WHAT YOU SHOULD KNOW:
Chronic dysphagia is trouble swallowing. It occurs when you have trouble moving food or liquid down your esophagus to your stomach. It may occur when you eat, drink, or any time you try to swallow.
AFTER YOU LEAVE:
Follow up with your healthcare provider as directed:
Write down your questions so you remember to ask them during your visits.
Diet changes may reduce choking problems. Your healthcare provider may show you how to thicken liquids or soften foods to make them easier to swallow.
Swallowing therapy can teach you different ways of swallowing by using different head and body positions. You may be taught exercises to strengthen the muscles that help you swallow.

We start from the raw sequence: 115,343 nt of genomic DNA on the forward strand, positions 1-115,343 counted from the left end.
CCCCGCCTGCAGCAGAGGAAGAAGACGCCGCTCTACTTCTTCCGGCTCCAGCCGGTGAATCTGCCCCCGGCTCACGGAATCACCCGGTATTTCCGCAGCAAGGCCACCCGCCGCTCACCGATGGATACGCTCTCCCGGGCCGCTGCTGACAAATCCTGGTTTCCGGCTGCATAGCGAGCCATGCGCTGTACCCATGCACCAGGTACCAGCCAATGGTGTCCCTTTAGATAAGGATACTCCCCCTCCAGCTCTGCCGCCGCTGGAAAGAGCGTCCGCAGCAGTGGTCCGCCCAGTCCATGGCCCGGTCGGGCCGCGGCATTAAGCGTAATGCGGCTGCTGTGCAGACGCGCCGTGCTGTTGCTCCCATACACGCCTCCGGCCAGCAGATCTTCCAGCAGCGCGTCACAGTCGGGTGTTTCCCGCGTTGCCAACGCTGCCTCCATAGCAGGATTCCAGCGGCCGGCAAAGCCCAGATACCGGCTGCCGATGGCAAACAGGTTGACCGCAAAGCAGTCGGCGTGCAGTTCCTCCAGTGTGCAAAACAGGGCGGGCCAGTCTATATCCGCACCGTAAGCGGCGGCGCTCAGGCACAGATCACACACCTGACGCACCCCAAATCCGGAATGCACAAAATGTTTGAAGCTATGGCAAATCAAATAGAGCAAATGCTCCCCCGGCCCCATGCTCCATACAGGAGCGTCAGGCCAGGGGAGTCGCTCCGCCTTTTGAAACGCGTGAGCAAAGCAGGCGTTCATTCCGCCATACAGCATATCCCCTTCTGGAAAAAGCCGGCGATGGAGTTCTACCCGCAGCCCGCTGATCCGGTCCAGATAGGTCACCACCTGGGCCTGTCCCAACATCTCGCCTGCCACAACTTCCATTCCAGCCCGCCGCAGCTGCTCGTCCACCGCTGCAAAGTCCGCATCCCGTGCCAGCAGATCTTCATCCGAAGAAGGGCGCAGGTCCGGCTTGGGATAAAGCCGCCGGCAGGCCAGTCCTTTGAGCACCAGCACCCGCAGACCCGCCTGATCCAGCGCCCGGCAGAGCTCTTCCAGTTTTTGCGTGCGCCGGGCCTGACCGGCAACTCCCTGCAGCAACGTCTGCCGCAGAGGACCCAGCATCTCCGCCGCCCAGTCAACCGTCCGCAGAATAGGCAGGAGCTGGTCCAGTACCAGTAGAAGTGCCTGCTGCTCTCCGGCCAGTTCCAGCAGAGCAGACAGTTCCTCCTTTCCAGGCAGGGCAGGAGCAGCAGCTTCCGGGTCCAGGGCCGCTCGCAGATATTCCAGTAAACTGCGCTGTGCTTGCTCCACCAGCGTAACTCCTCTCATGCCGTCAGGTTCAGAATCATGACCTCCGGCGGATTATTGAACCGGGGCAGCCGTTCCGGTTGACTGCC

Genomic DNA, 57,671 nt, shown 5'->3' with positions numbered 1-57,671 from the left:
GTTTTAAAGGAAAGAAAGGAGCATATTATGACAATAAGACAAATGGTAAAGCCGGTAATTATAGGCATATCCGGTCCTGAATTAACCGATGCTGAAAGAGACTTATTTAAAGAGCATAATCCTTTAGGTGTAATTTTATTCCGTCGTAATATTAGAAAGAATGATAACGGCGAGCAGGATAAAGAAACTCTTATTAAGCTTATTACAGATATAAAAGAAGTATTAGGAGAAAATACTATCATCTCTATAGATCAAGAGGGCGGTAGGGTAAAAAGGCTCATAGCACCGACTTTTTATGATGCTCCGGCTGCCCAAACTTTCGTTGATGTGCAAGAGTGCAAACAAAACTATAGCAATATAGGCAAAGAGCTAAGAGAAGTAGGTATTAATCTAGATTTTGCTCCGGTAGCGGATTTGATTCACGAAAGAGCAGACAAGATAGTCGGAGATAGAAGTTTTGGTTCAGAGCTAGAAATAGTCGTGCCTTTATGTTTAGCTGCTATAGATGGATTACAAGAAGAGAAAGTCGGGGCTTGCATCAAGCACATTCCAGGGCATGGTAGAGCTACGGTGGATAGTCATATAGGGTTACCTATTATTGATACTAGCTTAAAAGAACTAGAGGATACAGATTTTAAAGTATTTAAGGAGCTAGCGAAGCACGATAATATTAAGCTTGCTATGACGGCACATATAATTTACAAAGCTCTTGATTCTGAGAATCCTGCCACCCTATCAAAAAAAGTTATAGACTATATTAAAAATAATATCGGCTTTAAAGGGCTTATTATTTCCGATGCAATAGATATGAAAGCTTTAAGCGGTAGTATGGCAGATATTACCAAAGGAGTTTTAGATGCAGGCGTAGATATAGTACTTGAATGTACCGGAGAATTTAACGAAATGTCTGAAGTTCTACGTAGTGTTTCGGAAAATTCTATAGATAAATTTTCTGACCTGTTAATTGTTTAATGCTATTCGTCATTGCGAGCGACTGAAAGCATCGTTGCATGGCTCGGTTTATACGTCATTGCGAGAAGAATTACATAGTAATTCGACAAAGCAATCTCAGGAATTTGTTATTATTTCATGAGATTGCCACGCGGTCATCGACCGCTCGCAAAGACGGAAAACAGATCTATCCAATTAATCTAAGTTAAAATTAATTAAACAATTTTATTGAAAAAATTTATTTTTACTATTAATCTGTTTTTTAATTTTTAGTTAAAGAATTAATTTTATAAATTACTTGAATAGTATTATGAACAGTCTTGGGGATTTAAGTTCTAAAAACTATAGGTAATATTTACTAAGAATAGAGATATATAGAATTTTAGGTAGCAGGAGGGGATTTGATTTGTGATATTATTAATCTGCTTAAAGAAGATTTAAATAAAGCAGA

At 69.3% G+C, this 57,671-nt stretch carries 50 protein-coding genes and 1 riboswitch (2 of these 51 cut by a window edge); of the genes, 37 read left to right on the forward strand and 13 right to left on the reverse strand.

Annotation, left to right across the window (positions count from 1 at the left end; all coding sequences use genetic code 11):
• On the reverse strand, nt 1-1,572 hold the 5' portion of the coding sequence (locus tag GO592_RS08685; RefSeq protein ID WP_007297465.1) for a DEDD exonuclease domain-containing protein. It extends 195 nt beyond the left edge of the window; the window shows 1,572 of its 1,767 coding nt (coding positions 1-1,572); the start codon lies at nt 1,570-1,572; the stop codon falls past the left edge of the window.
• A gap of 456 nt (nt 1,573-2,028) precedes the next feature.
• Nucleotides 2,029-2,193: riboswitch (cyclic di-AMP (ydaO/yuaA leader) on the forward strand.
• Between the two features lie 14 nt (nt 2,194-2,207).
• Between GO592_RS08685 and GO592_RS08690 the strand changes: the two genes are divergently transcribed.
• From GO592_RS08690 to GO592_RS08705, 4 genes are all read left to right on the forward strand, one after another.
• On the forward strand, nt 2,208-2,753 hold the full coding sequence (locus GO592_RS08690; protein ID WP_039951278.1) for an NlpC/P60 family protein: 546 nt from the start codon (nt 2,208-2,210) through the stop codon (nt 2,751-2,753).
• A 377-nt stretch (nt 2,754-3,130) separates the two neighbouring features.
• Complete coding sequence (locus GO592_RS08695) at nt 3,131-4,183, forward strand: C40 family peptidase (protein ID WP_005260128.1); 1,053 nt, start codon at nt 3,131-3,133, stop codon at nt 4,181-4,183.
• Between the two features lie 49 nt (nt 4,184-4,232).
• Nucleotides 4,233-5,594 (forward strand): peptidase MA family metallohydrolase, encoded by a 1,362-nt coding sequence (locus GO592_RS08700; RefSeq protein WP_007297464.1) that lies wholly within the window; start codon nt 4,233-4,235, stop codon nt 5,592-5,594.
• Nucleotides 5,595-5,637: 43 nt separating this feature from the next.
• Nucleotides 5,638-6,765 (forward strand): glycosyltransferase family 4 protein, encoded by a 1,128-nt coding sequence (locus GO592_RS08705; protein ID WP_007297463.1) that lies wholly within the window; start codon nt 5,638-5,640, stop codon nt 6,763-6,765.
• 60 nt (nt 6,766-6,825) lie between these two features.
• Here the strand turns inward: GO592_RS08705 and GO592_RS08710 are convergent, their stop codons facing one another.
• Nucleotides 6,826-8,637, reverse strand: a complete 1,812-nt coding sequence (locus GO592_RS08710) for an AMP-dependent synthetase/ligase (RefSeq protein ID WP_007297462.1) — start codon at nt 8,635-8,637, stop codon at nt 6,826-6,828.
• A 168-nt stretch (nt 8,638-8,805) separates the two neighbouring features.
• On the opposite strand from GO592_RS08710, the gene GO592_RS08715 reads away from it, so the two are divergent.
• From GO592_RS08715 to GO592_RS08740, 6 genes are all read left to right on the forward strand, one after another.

Contact your healthcare provider if:
- You lose weight without trying.
- Your signs and symptoms get worse, or you have new signs or symptoms.
- You have signs or symptoms of dehydration, such as increased thirst, dark yellow urine, or little or no urine.
- You get colds often.
- You have questions or concerns about your condition or care.
Seek care immediately or call 911 if:
- You cannot eat or drink liquids at all.
- You have chest pain.
- You have shortness of breath.
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The above information is an educational aid only. It is not intended as medical advice for individual conditions or treatments. Talk to your doctor, nurse or pharmacist before following any medical regimen to see if it is safe and effective for you.
Learn more about Chronic Dysphagia (Discharge Care)
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